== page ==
Evangelism -- calling sinful people to repent and follow Jesus -- is always a tougher sell than giving a cup of cold water in Jesus' name. As the apostle Paul said, "For the word of the cross is folly to those who are perishing."

Does our heightened social consciousness--from the Left and the Right--actually drain our evangelistic zeal? It shouldn't, because we are called to do both.

But maybe our preference for social activism reveals a more basic problem: that we don't really believe our neighbor's deepest need is to be forgiven by and reconciled to God. We seem to think that if only he or she is fed, or lives in a society brimming with Christian principles, or sees our battles against the world's many injustices, then we will have discharged our responsibility to Christ.

I'm not sure Jesus would agree. "For what does it profit a man," the Lord asks, "if he gains the whole world and loses or forfeits himself?" May our concern to make a difference in this world not blind us to our neighbors' eternal destiny in the next.

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Friday, February 15, 2008

CARE ~ Oregonian Editorial: Season of Service "No Gimmick"

The Oregonian

Portland's season of service

Luis Palau aims to put
Friday, February 15, 2008

E vangelist Luis Palau doesn't soft-pedal his mission in life: to preach the message of Jesus Christ. That's what he's done for many years in many places, from Bucharest to his home base in Beaverton. He draws enormous crowds at his Christian festivals, such as the one scheduled for Portland on Aug. 22 and 23.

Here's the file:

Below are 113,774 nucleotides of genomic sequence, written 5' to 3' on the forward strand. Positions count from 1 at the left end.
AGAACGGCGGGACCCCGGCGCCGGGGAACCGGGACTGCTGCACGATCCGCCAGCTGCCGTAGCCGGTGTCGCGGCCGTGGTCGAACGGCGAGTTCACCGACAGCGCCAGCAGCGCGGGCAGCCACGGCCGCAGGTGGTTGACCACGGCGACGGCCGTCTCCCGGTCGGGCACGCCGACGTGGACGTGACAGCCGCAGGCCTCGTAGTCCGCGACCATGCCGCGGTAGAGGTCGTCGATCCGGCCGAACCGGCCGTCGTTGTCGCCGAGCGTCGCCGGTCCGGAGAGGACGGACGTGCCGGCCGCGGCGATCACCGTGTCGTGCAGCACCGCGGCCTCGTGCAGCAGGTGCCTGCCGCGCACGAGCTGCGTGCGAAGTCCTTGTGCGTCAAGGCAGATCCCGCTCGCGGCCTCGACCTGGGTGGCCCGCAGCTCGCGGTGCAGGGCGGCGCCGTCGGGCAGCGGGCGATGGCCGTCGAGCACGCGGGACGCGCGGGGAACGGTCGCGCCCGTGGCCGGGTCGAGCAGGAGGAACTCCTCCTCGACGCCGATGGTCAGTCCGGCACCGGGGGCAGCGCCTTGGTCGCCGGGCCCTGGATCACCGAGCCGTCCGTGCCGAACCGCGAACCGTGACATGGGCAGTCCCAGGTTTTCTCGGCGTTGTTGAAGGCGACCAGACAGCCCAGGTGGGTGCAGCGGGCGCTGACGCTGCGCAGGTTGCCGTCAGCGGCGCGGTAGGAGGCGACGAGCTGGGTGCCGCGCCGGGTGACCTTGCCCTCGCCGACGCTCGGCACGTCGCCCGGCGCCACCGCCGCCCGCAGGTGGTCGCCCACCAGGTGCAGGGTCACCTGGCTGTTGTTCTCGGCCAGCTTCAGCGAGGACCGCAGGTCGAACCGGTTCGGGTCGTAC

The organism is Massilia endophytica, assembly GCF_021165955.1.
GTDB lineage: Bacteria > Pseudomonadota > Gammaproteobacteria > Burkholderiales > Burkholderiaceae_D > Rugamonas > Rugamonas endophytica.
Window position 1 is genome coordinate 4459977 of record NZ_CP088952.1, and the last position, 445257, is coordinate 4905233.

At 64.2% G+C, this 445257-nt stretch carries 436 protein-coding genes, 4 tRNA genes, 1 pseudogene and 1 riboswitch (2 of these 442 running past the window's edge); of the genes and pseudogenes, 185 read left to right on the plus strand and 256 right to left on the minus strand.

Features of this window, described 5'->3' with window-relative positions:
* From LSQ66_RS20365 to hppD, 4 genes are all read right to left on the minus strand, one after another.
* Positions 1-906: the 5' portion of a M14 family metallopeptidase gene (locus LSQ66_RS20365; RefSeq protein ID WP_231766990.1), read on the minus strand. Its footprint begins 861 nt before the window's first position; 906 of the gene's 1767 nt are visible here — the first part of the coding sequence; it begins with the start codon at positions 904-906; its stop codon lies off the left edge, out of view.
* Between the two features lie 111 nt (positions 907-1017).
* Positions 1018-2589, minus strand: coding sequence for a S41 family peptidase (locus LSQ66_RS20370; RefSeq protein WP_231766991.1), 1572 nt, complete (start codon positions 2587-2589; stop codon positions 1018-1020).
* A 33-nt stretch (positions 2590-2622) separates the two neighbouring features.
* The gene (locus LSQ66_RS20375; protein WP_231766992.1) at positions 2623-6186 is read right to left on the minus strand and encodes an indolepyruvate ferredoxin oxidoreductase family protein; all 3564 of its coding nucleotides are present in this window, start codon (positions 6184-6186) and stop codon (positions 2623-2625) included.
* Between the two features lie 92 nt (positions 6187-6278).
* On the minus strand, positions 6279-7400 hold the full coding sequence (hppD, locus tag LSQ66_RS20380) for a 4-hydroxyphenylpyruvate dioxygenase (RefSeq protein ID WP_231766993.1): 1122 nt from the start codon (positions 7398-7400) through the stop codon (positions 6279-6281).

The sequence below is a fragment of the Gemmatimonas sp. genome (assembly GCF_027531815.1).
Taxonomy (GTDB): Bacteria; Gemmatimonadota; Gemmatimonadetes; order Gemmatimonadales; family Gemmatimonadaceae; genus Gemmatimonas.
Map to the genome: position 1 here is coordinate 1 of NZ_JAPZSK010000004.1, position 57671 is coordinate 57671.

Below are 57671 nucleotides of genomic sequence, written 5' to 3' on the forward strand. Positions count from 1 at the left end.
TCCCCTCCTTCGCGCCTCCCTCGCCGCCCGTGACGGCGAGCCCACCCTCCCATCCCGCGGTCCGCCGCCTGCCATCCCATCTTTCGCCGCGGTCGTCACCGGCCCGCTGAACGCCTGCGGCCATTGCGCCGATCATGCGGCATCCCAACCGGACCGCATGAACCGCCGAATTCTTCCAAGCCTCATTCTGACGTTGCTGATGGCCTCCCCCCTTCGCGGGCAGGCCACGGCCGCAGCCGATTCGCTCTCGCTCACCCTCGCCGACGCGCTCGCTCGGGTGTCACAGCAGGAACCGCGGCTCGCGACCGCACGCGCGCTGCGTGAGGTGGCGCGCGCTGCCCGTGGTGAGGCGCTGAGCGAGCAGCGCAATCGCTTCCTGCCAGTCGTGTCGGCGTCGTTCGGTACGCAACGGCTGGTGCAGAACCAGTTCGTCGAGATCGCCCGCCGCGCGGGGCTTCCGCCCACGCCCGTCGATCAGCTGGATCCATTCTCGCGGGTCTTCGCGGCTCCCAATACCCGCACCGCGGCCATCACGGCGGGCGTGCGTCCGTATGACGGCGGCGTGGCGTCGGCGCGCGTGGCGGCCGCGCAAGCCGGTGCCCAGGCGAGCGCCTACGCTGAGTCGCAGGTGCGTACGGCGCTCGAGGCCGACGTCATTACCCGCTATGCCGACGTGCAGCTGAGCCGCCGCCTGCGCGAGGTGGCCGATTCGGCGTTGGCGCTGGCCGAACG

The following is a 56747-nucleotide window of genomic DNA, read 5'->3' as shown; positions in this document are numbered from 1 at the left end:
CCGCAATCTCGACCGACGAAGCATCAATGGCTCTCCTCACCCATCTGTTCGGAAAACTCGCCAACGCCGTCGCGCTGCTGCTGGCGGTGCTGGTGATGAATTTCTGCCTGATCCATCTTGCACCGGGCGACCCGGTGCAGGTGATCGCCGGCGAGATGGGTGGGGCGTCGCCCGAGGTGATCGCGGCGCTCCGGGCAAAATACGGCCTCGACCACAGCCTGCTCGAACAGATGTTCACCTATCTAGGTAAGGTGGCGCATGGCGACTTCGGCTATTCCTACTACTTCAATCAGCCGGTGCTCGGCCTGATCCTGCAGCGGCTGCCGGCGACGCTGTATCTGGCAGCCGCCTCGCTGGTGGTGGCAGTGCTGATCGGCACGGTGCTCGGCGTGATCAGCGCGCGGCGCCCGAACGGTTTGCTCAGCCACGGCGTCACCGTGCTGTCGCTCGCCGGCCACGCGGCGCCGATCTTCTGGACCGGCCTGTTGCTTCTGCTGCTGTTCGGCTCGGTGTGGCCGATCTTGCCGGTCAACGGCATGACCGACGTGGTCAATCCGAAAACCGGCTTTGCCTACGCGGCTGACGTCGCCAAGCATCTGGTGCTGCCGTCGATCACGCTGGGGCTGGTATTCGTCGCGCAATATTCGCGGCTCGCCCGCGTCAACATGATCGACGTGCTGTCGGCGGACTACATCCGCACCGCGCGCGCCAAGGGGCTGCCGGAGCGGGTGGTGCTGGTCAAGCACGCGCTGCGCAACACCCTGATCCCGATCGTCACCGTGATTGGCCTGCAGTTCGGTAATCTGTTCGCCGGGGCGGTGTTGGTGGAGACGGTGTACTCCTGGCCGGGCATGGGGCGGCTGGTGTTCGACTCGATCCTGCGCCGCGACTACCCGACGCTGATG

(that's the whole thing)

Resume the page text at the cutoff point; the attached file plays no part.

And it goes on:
But this year, Palau is doing something different, and because of it, he's been able to draw on the support of such secular leaders as Portland Commissioner Erik Sten, Portland Mayor Tom Potter, Beaverton Mayor Rob Drake and Gresham Mayor Shane Bemis -- the sorts of folks you don't normally associate with Christian revivals. The 73-year-old evangelist, his son Kevin, church leaders and elected officials shared a stage this week to announce Portland's "season of service," a massive public service volunteerism project to do good works in this region this year.

Palau says this isn't an evangelical mission, but an earnest effort to serve others in the community in a variety of ways. And that approach has opened doors in civic government, where volunteers are always welcome.

The emphasis for this season of good works in Portland will be homelessness, which is one of the reasons affordable housing champion Erik Sten is on board. As the Palau organization (www.palau.org) explains, "thousands of volunteers from the area's diverse faith community are expected to work on varied service projects addressing critical needs of the homeless, the hungry, the medically uninsured, the impoverished, the environment, and the public schools." Among the projects will be a City of Portland-Palau joint project called "Home Again Mentoring," which is intended to connect members of various churches with homeless families in the region.